The error “Error Communicating with Steam Servers” can be traced back to a number of problems. First of all, it may be that the Steam servers are down and not accessible. This happens rarely but it is possible. Other than that, it can be something wrongly configured on your PC or some third party program interfering with the connection. Check out the guide below to troubleshoot and fix your problem.
Solution 1: Checking Steam Server Status
As a gamer, you already know this question, is Steam down? This question pops up the moment you are unable to connect to the Steam client, store, or community properly.
There are a lot of ways through which you check Steam’s server status. A Steam site is purely dedicated to providing this information. You can check the status of all the different servers i.e. United States, Europe, Netherlands, China etc. If the servers are healthy and up and running, the text would appear as green. If they are offline or going through overloading, they may appear as red. Some servers may also appear orange to indicate their load is moderate; any more load would overload the server to its maximum capacity.
Not only this, you can also check if the Steam store is working properly as well as the Steam community. If you are experiencing the error where Steam prompts the error message “Error Communicating with Steam servers”, you should first check if the Steam servers are down. If they are up, it means there is a problem on your end and you can start following the solutions down below.
Check the Steam’s server status from here.
Solution 2: Changing your Download Region
Steam has divided its services into different geographical regions. There are different servers implemented at these locations and by default, the server closest to you is set as your download server.
There are millions of players online in Steam every day and it not new that the servers may sometimes reject a client or two in order to serve the ones already in the queue. Or it might be the case that your server is overloaded/down for maintenance. We can try changing your download region and see if this fixes the problem at hand. Steam may ask you to restart your client in order for the changes to take place. If asked, press Ok and after restarting the Steam client, check if the problem got fixed.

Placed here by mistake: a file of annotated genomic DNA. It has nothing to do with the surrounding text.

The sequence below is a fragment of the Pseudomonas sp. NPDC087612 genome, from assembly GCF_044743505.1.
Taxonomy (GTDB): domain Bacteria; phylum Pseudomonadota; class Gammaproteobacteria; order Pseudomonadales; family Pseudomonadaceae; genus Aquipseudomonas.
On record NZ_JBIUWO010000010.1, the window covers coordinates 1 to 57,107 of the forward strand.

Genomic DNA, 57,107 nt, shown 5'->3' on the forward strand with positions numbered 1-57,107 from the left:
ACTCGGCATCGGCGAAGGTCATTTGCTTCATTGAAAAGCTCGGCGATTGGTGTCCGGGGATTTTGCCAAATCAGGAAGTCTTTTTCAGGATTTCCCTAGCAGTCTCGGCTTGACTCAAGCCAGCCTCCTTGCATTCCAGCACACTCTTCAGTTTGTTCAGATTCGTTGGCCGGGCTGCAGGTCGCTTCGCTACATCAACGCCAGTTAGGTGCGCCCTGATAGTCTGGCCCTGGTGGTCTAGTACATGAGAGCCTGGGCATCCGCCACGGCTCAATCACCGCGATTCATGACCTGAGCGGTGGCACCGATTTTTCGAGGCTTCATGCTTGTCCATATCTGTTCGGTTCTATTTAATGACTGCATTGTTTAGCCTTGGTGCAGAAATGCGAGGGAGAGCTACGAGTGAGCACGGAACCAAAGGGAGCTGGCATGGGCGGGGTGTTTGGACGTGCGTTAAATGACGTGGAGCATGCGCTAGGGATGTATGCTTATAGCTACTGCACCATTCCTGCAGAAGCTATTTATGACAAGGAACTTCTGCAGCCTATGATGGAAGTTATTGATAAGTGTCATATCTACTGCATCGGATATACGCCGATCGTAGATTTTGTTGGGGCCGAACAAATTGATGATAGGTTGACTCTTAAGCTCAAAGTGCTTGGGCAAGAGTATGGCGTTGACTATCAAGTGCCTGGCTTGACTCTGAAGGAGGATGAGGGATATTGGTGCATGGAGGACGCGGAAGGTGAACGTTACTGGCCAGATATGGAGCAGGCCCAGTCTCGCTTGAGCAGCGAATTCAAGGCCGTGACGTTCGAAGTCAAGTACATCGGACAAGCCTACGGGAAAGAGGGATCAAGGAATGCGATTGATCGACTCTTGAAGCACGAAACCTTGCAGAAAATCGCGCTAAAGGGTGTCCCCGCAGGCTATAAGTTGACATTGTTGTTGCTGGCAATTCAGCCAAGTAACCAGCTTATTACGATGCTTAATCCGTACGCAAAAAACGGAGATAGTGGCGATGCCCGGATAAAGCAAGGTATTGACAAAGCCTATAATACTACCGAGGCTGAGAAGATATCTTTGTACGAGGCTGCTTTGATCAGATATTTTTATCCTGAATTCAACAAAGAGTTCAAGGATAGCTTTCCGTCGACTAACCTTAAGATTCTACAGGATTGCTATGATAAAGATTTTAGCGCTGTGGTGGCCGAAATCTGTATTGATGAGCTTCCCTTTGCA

You can view our detailed guide on how to change your download region from here.
Solution 3: Disabling Firewall and adding exception to Antivirus
It is a well-known fact that Steam conflicts with the Windows Firewall. As we all know, Steam tends to download updates and games over the background while you are using Windows for something else. It does this so you don’t have to wait for the download to finish when you want to play your game or use the Steam client. Steam also has access to a number of system configurations and it alters it so you can get the best experience available for your gaming. Windows Firewall sometimes marks some of these processes as malicious and tends to block Steam. There may even be a conflict going where the Firewall is blocking Steam’s actions in the background. This way you won’t even know it’s happening so it’ll be hard to pinpoint it out. We can try disabling your Firewall temporarily and check if the error dialogue goes away or not.
You can check our guide on how to disable the firewall from here.
Like in the case of Firewall, sometimes your antivirus can also quarantine some of Steam’s actions as potential threats. The obvious solution would be to uninstall your antivirus but it isn’t wise to do so. If you uninstall your antivirus, you will be exposing your computer to a number of different threats. The best way is to add steam to the list of applications which are exempted from scanning. The antivirus will treat Steam as if it wasn’t even there.
You can read our guide on how to add Steam as an exception to your antivirus from here.